Table of Contents for the Digital Edition of Education Week - July 20, 2016

Education Week - July 20, 2016
First-Generation College-Goers Try Campus Life
Dose of Empathy Found To Cut Suspension Rates
Vouchers Put Some Parents in Squeeze on Spec. Ed. Rights
Data Loom Large in Quest for New School-Quality Indicator
Detroit District Splits To Shore Up Schools
News in Brief
Report Roundup
Common Core Poses Logistical Challenges In Writing Instruction
Longtime Leader in Education Journalism Passes the Baton
Schools Prepare to Confront Questions on Race, Policing
Blogs of the Week
Landmark Equity Study Turns 50
A Persistent Divide
Digital Device Choice Has Noticeable Impact On Test Performance
Will FAFSA Changes Speed Up Aid Awards?
U.S. Supreme Court’s 2015-16 Term
States, Districts Eyeing Chance to Craft Innovative Tests
K-12 Issues: Where the Candidates Stand
Setting the Education Department’s Direction
Blogs of the Week
ALICE JOHNSON CAIN: ESSA Could Leave Vulnerable Students in Limbo
ERICA FRANKENBERG & LILIANA M. GARCES: What Fisher v. University of Texas Means for K-12 Districts
SAUL DREVITCH: The Wisdom of an 8th Grader
Letters
TopSchoolJobs Recruitment Marketplace
ADAM KIRK EDGERTON: K-12 Schools: We Have Our Own ‘Brexit’ Problem
Education Week - July 20, 2016 - Detroit District Splits To Shore Up Schools
Education Week - July 20, 2016 - 2
Education Week - July 20, 2016 - 3
Education Week - July 20, 2016 - News in Brief
Education Week - July 20, 2016 - Report Roundup
Education Week - July 20, 2016 - Common Core Poses Logistical Challenges In Writing Instruction
Education Week - July 20, 2016 - Longtime Leader in Education Journalism Passes the Baton
Education Week - July 20, 2016 - Schools Prepare to Confront Questions on Race, Policing
Education Week - July 20, 2016 - 9
Education Week - July 20, 2016 - Landmark Equity Study Turns 50
Education Week - July 20, 2016 - 11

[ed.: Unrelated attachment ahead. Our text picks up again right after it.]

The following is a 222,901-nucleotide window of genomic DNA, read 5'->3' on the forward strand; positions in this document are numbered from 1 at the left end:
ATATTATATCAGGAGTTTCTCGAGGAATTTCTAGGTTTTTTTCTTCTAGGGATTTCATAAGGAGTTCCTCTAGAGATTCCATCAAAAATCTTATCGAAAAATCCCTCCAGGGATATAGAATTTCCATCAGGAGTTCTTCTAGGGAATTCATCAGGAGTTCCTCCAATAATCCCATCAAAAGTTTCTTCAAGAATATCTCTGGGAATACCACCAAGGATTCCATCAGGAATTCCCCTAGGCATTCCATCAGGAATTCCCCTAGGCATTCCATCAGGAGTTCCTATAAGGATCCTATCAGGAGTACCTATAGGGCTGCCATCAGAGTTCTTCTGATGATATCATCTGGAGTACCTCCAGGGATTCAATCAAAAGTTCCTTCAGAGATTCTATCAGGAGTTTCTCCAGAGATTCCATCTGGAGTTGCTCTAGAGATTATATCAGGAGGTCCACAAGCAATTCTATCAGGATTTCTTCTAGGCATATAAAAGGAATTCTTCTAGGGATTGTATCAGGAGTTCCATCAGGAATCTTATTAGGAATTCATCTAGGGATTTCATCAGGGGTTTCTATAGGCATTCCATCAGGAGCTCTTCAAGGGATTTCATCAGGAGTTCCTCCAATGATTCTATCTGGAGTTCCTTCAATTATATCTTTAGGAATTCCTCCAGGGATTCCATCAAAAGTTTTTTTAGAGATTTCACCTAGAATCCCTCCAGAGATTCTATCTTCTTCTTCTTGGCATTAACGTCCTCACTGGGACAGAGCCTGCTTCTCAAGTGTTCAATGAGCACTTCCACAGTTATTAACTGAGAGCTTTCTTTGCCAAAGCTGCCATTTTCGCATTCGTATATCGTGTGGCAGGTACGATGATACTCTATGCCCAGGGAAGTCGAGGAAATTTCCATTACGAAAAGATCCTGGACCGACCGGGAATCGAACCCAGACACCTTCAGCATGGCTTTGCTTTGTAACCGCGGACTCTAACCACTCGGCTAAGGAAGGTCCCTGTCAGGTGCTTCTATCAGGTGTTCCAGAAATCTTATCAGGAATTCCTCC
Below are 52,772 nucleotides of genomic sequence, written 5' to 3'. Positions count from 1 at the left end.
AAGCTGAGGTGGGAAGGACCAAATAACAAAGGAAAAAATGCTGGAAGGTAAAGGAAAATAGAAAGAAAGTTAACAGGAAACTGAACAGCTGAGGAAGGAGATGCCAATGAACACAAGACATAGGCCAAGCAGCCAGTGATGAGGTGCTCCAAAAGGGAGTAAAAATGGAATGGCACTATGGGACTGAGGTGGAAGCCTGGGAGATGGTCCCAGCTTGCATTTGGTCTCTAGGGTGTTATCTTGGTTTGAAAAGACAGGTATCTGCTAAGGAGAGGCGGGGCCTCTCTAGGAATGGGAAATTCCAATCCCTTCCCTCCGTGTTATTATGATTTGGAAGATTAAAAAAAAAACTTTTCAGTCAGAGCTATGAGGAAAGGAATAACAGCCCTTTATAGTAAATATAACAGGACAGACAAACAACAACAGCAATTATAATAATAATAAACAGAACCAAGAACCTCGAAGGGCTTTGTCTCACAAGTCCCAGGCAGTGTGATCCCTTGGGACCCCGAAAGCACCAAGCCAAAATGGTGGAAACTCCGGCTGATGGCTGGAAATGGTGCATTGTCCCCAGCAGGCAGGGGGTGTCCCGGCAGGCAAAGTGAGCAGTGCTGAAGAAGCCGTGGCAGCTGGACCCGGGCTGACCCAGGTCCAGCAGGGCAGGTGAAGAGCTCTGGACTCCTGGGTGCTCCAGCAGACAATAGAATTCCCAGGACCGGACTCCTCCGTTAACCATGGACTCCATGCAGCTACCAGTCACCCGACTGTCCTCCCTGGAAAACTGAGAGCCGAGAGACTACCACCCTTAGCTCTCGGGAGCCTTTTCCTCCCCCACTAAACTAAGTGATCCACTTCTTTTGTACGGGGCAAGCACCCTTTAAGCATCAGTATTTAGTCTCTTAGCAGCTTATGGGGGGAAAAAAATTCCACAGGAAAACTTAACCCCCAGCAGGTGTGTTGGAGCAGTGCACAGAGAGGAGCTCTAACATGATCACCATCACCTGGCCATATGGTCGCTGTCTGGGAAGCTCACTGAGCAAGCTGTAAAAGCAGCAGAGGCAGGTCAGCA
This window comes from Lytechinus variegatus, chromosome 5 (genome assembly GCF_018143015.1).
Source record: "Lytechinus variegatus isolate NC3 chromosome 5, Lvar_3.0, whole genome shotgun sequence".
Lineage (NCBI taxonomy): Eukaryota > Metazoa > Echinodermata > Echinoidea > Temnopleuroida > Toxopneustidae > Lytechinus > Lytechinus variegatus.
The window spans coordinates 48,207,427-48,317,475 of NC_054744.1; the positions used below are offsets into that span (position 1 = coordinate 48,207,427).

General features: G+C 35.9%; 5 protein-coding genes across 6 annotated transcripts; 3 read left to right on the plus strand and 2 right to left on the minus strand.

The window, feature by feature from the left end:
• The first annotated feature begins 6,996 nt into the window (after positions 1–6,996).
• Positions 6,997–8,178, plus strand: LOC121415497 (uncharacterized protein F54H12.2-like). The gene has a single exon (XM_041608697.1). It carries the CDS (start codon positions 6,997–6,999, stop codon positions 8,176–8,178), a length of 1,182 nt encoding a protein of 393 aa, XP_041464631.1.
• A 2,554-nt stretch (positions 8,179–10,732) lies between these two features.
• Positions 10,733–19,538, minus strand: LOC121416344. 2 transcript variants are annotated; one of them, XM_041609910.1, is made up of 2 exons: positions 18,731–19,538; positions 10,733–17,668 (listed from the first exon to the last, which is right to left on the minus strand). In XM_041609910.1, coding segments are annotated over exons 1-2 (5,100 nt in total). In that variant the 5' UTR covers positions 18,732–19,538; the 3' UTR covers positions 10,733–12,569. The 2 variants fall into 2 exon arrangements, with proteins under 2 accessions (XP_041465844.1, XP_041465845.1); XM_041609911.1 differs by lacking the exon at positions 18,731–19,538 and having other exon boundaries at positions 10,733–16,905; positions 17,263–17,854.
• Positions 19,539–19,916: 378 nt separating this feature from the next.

Education Week - July 20, 2016 - A Persistent Divide
Education Week - July 20, 2016 - Digital Device Choice Has Noticeable Impact On Test Performance
Education Week - July 20, 2016 - Will FAFSA Changes Speed Up Aid Awards?
Education Week - July 20, 2016 - 15
Education Week - July 20, 2016 - 16
Education Week - July 20, 2016 - 17
Education Week - July 20, 2016 - 18
Education Week - July 20, 2016 - 19
Education Week - July 20, 2016 - 20
Education Week - July 20, 2016 - States, Districts Eyeing Chance to Craft Innovative Tests
Education Week - July 20, 2016 - K-12 Issues: Where the Candidates Stand
Education Week - July 20, 2016 - 23
Education Week - July 20, 2016 - Setting the Education Department’s Direction
Education Week - July 20, 2016 - Blogs of the Week
Education Week - July 20, 2016 - 26
Education Week - July 20, 2016 - 27
Education Week - July 20, 2016 - ERICA FRANKENBERG & LILIANA M. GARCES: What Fisher v. University of Texas Means for K-12 Districts
Education Week - July 20, 2016 - SAUL DREVITCH: The Wisdom of an 8th Grader
Education Week - July 20, 2016 - Letters
Education Week - July 20, 2016 - 31
Education Week - July 20, 2016 - 32
Education Week - July 20, 2016 - TopSchoolJobs Recruitment Marketplace
Education Week - July 20, 2016 - 34
Education Week - July 20, 2016 - 35
Education Week - July 20, 2016 - ADAM KIRK EDGERTON: K-12 Schools: We Have Our Own ‘Brexit’ Problem
Education Week - July 20, 2016 - CT1
Education Week - July 20, 2016 - CT2
Education Week - July 20, 2016 - CT3
Education Week - July 20, 2016 - CT4